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'Seymour': A Loving Portrait Of An Acclaimed Classical Pianist


This is FRESH AIR. Seymour Bernstein is an 88-year-old piano teacher in New York. But until he was 50, he was an acclaimed concert pianist. His unusual career is the subject of "Seymour: An Introduction," a new documentary by the well-known actor Ethan Hawke. Our critic-at-large John Powers has this review.

JOHN POWERS, BYLINE: As long as we're blaming baby boomers for everything, I'd like to add something to the inventory of grievances. It's the recent explosion of what we might call gerontological cinema, a pandering world of "Bucket Lists" and "Exotic Marigold Hotels" designed to reassure the zillions of gray-haired boomers that they're still alive and can still act like they're young. For an antidote, I prescribe "Seymour: An Introduction," an inspiring new documentary by the actor Ethan Hawke.

It's a loving portrait of his friend and mentor Seymour Bernstein, an acclaimed classical pianist who quit a successful concert career at the age of 50 to become a piano teacher. He's a quintessential New Yorker who embodies the wisdom of age. Bernstein was well into his 80s when they shot the film, a puckish man with an unabashed love of music. Keeping himself mostly in the background, Hawke interlaces footage of his subject at work with scenes in which Bernstein, a gifted raconteur, tells the story of his artistic life - how he came from a non-musical Newark family, how as a small boy, he heard Schubert's "Serenade" and wept, how at 6, he begged for a piano. By 15, he was teaching, and before long, he was on the concert trail. He played big halls, won admiring reviews and even had a patron - a spiritualist millionairess who paid to launch him in Europe and put him up in a huge house in Scarsdale where she had gifts delivered to his door every day.

Although he would appear to have had it made, he always hated the commercial side of things and was tormented by a profound anxiety at public performance. And so he just stopped. You see, Bernstein's relationship to his music is inseparable from his sense of himself, as he learned early on.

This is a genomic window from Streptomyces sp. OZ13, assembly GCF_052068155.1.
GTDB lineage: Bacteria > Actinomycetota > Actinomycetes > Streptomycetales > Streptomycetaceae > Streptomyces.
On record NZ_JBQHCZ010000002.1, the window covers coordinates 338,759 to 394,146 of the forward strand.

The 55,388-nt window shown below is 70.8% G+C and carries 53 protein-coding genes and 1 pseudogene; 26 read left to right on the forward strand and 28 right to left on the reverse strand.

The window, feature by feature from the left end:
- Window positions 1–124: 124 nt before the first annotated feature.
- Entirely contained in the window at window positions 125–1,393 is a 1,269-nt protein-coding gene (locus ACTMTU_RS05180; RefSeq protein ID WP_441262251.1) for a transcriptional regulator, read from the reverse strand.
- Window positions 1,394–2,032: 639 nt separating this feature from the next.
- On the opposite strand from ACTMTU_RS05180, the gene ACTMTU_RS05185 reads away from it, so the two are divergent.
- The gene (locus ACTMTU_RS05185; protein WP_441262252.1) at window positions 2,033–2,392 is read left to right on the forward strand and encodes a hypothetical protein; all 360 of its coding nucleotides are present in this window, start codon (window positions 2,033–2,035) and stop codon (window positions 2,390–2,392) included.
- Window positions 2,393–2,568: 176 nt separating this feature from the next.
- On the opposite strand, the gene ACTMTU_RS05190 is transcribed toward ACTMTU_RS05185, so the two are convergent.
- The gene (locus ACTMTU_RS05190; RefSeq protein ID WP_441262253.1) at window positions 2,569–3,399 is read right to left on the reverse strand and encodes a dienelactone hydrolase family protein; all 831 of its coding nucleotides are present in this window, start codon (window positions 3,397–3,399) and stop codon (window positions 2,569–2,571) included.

SEYMOUR BERNSTEIN: When I was around the age of 15, I remember that I became aware that when my practicing went well, everything else in life seemed to be harmonized by that. When my practicing didn't go well, I was out of sorts with people, with my parents. So I concluded that the real essence of who we are resides in our talent, in whatever talent and there is.

POWERS: Ethan Hawke's talent is acting, and it's his own agonized relationship to it that first drew him to Bernstein and led him to make this movie. When I first heard about it, I was skeptical. I'd long found Hawke slightly pretentious, maybe because years before James Franco became a Renaissance man, he'd already tried it, publishing novels, directing off-Broadway plays, directing films, starring in movies and appearing on stage at Lincoln Center where he was a terrific Bakunin in Tom Stoppard's "Coast Of Utopia." Now, ever since first making his name in "Dead Poets Society," Hawke has been a seeker. And in Bernstein, he finds a real-life version of Robin Williams's teacher in that film, the one who shows you the way.

Bernstein is a model of how you sustain creative passion over decades and decades. Not that he's some sort of self-help swami dispensing mantras and bromides. You can tell that from watching him teach, at which he's obviously brilliant. As a meticulous artist, he believes in hard work. That's the only way to get good. At the same time, he takes his students through their lessons with an upbeat gentleness that's no less encouraging for being rigorous. J. K. Simmons wouldn't win the Oscar playing him.

Everything Bernstein does is steeped in his love of music. The film opens with him working on his fingering of a Scarlatti sonata and ends with his first public recital in 35 years. One of the best scenes comes when he tests a group of pianos before a student recital. Every piano is like a person, he says, showing his knowledge of both. They build them the same way, but they never come out the same.

"Seymour: An Introduction" takes its name from a Salinger story, and the title, though cute, is apt. This tactful thing was only an introduction, not the whole story. While we do see Bernstein living alone with his Steinway in the cramped New York apartment he's occupied for 60 years, Hawke reveals almost nothing about this very private man's personal life. If he's had love affairs, kids or breakdowns, we don't learn. Gossip isn't what Hawke is after. No, what he's after is no less than the secret of a happy, satisfying artistic life - heck, of a happy, satisfying life in general - and the delightful Bernstein seems to have figured it out. It's not hard, really. Lead with your heart, Seymour tells us, then practice, practice, practice.

BIANCULLI: John Powers is TV and film critic for Vogue and vogue.com. On the next FRESH AIR, killer whales and Sea World. Transcript provided by NPR, Copyright NPR.

John Powers is the pop culture and critic-at-large on NPR's Fresh Air with Terry Gross. He previously served for six years as the film critic.